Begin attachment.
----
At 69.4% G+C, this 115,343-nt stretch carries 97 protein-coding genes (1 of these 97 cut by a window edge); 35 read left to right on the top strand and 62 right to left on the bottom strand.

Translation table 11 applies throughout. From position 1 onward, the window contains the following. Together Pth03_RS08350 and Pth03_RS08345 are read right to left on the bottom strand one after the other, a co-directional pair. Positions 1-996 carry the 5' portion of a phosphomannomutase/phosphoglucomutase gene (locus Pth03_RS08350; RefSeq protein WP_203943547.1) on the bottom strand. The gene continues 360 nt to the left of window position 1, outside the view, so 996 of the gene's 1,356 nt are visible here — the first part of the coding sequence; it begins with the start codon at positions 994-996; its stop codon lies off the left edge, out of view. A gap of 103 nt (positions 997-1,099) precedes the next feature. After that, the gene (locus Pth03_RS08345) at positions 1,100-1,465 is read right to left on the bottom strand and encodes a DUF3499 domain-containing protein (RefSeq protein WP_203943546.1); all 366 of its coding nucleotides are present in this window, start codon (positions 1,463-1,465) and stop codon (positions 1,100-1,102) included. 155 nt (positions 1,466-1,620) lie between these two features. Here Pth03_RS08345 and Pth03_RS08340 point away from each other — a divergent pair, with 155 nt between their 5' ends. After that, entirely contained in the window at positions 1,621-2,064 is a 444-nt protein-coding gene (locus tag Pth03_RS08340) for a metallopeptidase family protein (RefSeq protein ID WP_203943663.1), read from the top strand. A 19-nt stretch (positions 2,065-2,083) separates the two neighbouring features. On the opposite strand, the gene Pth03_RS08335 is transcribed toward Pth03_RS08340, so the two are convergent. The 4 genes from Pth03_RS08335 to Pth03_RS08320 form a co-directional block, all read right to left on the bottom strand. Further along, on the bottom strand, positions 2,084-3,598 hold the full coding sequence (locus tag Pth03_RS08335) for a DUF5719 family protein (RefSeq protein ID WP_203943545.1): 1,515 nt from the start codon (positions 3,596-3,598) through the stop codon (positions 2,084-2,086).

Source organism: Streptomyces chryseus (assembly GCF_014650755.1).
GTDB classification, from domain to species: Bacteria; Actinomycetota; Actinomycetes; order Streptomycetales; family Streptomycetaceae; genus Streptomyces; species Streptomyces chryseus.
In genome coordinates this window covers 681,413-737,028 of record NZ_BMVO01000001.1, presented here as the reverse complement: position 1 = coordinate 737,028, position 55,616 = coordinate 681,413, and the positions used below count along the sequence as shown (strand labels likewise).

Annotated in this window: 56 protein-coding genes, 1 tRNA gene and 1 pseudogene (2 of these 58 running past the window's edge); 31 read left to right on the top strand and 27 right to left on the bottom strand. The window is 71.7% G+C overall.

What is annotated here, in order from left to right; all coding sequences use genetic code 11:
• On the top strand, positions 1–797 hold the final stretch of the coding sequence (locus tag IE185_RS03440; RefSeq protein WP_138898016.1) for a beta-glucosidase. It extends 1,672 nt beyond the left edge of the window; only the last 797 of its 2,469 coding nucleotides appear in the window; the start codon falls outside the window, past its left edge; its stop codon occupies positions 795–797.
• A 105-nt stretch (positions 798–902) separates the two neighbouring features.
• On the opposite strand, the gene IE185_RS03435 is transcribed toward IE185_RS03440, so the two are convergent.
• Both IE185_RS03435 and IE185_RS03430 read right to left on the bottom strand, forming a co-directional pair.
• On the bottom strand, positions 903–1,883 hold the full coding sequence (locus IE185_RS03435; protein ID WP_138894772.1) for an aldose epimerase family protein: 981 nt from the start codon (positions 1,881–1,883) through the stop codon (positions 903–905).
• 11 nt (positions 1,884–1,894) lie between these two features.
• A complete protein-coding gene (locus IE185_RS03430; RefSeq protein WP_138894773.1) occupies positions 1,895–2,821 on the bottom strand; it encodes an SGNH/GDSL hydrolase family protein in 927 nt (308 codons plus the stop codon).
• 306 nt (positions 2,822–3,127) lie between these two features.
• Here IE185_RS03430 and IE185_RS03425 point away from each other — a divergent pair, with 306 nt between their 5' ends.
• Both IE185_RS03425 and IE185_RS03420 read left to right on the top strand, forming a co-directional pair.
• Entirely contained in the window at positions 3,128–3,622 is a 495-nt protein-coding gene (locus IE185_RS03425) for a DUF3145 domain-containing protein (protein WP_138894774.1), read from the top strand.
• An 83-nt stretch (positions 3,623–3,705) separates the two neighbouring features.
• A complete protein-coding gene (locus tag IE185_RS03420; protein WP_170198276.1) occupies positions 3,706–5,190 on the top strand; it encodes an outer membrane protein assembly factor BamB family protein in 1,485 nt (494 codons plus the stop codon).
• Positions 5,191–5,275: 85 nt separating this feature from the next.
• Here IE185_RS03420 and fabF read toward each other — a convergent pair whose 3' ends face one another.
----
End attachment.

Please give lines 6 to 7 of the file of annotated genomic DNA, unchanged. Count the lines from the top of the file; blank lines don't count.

Annotated in this window: 56 protein-coding genes, 1 tRNA gene and 1 pseudogene (2 of these 58 running past the window's edge); 31 read left to right on the top strand and 27 right to left on the bottom strand. The window is 71.7% G+C overall.

What is annotated here, in order from left to right; all coding sequences use genetic code 11: